Last November the American Medical Association issued a report asking the federal government to “review” marijuana’s status as a Schedule I drug. A year earlier, the American College of Physicians, the second-largest physician group in the country, made a similar request. To date, the federal government has been equivocal, to no one’s benefit.

Schedule 1 drugs — a category that includes, among others, PCP, ecstasy, peyote, LSD and the date-rape drug GHB — are considered to have a high potential for abuse, no accepted medical benefits in the U.S., and are not considered safe under medical supervision. As such, they cannot be sold through pharmacies.

Of the 14 states that have passed medical marijuana legislation, most allow for the cultivation of plants by patients. But less than half make provisions for patients who can’t grow their own. Those that do have had to circumvent the federal classification by assigning care giver status to growers, making provisions for independent marijuana dispensaries and establishing patient registries for medical marijuana users.

The Obama administration announced in October that it would not prosecute patients, dispensaries and growers working within state laws. But there is hardly a consensus within the administration, as is evident in the Drug Enforcement Agency’s public stance on medical marijuana. The introduction reads:

“The campaign to legitimize what is called ‘medical’ marijuana is based on two propositions: that science views marijuana as medicine, and that DEA targets sick and dying people using the drug. Neither proposition is true. Smoked marijuana has not withstood the rigors of science — it is not medicine and it is not safe.”

In a lengthy opinion that cites sources ranging from the American Academy of Pediatrics to High Times magazine, the DEA gives no credence to the idea that smoked marijuana’s benefits outweigh its harmful side-effects. The only assurance offered to someone looking to grow or distribute marijuana within one of the states where it is legal is a gruff rebuke in the introduction, “DEA targets criminals engaged in cultivation and trafficking, not the sick and dying.”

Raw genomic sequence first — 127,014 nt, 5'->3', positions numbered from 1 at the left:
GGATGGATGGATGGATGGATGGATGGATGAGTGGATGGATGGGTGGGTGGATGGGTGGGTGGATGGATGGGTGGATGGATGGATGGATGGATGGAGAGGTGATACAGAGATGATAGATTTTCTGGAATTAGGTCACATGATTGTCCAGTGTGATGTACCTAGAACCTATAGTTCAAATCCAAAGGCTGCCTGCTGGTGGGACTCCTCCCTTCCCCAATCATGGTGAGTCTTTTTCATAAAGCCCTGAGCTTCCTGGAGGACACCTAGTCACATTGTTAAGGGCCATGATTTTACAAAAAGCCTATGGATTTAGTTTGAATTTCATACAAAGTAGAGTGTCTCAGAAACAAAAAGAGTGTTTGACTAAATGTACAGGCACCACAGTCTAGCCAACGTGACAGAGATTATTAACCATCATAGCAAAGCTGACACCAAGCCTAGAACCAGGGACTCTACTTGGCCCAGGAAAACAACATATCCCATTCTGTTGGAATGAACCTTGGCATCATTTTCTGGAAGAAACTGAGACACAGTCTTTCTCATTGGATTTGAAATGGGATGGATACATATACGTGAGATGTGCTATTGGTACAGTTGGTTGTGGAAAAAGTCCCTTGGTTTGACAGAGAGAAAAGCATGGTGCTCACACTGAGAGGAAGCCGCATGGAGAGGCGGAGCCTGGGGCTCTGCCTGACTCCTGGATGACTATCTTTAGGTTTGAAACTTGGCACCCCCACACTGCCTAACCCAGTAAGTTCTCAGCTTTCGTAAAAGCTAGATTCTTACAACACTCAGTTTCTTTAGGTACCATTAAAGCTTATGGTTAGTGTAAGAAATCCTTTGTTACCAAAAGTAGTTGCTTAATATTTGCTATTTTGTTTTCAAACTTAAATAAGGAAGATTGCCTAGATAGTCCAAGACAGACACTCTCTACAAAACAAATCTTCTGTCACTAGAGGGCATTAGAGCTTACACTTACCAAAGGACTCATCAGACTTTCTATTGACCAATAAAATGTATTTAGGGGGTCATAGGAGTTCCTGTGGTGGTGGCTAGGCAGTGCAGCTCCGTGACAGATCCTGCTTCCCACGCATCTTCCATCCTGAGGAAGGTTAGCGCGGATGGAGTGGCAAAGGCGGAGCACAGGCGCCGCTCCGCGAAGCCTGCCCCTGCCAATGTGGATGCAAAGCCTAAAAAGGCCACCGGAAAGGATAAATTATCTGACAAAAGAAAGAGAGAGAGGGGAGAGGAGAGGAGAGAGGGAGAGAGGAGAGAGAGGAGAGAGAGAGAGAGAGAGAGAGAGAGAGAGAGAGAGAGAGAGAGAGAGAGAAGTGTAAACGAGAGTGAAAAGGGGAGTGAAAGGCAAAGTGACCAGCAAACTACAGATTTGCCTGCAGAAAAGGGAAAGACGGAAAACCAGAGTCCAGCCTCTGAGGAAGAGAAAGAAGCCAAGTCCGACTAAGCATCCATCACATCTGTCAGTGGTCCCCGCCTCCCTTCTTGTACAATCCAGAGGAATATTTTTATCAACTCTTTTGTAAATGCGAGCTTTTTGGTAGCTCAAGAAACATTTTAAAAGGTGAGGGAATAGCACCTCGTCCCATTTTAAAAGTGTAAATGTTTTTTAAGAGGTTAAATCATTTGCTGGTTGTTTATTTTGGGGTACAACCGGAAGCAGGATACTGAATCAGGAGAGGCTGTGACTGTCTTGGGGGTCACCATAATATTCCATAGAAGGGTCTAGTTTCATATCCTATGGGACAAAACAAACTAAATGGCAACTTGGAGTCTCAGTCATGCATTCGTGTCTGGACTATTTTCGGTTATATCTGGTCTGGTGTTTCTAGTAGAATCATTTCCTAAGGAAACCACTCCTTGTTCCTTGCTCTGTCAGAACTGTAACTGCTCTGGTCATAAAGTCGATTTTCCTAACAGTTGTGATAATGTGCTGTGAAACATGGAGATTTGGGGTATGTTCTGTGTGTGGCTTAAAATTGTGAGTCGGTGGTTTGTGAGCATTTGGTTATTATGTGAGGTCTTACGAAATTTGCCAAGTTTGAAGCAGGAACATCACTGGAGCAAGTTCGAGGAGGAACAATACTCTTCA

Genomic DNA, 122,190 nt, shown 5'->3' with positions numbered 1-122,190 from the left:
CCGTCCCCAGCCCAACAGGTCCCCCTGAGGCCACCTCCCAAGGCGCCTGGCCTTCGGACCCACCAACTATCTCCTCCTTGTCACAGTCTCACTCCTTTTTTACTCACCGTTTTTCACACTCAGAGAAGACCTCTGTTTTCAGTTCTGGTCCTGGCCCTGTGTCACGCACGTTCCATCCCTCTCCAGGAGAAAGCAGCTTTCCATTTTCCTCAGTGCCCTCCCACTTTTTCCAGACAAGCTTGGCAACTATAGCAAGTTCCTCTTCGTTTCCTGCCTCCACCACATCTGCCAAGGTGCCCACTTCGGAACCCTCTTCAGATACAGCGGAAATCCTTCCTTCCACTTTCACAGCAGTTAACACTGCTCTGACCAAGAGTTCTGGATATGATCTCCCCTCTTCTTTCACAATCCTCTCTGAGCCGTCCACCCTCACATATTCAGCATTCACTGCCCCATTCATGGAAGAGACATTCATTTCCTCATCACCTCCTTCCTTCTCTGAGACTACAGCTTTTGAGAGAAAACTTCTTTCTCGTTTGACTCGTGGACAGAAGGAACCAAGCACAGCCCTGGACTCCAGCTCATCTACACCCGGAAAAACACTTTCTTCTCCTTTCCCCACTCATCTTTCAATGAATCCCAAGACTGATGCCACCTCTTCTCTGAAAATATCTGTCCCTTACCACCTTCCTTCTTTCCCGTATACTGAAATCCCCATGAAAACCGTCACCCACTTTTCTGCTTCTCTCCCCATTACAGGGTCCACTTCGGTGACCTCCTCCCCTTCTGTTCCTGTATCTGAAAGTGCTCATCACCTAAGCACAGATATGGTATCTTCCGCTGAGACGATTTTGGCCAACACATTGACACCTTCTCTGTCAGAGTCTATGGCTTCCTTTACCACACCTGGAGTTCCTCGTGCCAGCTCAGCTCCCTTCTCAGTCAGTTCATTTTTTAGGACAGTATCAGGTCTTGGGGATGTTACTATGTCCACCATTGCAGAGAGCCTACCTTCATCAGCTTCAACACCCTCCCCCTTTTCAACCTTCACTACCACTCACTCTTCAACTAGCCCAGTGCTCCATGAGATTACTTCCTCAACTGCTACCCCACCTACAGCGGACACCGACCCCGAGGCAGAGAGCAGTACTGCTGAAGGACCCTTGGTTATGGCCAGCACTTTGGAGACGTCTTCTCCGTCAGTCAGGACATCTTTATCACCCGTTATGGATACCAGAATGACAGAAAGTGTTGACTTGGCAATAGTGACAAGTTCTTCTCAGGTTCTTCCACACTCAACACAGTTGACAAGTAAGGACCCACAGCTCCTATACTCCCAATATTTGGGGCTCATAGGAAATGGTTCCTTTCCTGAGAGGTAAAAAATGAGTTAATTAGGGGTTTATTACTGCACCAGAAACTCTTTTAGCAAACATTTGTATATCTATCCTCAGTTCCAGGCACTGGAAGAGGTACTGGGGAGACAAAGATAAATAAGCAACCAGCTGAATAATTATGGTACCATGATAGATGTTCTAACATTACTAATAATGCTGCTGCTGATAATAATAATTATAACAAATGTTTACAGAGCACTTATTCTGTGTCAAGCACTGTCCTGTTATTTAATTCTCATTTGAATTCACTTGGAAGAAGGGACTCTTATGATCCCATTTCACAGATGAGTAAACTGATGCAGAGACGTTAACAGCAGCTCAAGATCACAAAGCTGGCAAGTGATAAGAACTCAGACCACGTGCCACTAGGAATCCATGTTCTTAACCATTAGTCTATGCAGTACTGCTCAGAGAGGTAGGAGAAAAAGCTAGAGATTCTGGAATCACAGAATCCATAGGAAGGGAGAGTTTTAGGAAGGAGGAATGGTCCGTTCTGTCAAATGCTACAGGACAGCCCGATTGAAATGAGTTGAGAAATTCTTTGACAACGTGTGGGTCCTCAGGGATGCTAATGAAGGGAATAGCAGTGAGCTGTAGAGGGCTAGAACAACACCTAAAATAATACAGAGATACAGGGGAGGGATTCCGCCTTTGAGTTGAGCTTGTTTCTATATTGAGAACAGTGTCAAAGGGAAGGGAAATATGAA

Anyone who has met a person who uses marijuana to mitigate pain from cancer, glaucoma or any of the other uses that appear on the lists of every state that has passed medical marijuana legislation understands that, as with narcotics, there is little if any correlation between medical and recreational uses of the drug. Were the federal government to reclassify marijuana as a Schedule II drug — a category that includes a number of commonly abused drugs that have been determined to have medical benefits in certain situations, including cocaine, oxycodone, opium and methamphetamines — it would hardly be a concession to those who advocate for unrestricted legalization.

Marijuana may not exactly fit the definition of a Schedule II drug, the abuse of which “may lead to severe psychological or physical dependence.” Nor does it cleanly fit under Schedule III, IV or V.

As 14 states have shown, the medical benefits of marijuana are becoming broadly accepted. Now the federal government should move to modify one of the existing drug classifications or create a new category, so that marijuana can be sold in a pharmacy, as medicine. Which it sometimes is.